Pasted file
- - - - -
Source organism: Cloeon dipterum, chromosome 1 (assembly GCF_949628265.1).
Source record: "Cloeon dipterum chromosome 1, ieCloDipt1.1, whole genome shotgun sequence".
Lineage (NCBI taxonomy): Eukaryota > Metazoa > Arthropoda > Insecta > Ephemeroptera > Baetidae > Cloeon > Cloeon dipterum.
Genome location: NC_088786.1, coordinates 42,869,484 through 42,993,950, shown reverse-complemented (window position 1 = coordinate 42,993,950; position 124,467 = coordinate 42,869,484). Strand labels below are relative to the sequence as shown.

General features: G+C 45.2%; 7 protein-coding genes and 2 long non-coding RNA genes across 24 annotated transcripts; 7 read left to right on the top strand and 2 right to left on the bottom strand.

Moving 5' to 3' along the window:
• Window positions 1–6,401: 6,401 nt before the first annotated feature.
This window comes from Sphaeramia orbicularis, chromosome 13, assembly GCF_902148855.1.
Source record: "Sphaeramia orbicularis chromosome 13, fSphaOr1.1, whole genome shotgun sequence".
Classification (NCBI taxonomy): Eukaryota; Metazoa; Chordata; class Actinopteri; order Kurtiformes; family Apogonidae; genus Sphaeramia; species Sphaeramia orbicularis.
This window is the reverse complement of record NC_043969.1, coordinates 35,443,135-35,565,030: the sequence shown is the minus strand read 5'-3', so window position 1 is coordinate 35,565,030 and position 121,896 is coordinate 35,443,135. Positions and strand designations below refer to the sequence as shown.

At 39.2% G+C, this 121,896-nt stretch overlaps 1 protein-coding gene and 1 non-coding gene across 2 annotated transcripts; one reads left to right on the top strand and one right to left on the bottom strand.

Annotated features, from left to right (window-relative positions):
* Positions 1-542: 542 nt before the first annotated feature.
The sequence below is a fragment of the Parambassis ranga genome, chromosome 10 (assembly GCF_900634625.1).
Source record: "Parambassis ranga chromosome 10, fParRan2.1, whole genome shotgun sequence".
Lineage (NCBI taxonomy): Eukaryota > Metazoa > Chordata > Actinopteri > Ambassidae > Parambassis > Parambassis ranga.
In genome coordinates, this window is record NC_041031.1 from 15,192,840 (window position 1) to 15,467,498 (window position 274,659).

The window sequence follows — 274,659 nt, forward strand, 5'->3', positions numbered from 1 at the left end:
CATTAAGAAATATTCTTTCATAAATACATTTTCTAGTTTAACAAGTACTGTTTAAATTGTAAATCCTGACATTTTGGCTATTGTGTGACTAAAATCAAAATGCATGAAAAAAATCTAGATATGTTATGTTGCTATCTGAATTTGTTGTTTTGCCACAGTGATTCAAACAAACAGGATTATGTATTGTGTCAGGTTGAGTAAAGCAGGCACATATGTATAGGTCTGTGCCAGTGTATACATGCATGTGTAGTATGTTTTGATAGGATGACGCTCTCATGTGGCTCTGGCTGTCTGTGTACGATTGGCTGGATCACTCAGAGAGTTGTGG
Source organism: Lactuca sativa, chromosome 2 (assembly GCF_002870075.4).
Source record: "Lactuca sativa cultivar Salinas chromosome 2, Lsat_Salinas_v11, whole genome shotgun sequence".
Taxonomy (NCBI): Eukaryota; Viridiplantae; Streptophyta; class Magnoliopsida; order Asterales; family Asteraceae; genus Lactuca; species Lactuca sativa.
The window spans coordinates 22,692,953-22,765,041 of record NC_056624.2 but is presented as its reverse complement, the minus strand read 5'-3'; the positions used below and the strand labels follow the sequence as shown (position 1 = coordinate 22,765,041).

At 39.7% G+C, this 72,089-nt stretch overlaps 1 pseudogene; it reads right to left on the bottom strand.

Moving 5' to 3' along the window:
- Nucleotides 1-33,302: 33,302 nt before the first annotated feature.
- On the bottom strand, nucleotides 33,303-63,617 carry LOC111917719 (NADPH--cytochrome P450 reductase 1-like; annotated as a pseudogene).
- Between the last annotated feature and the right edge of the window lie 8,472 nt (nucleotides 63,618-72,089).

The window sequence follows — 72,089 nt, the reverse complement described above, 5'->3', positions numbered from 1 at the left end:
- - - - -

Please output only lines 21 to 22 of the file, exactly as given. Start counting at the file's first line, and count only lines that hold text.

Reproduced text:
Source organism: Lactuca sativa, chromosome 2 (assembly GCF_002870075.4).
Source record: "Lactuca sativa cultivar Salinas chromosome 2, Lsat_Salinas_v11, whole genome shotgun sequence".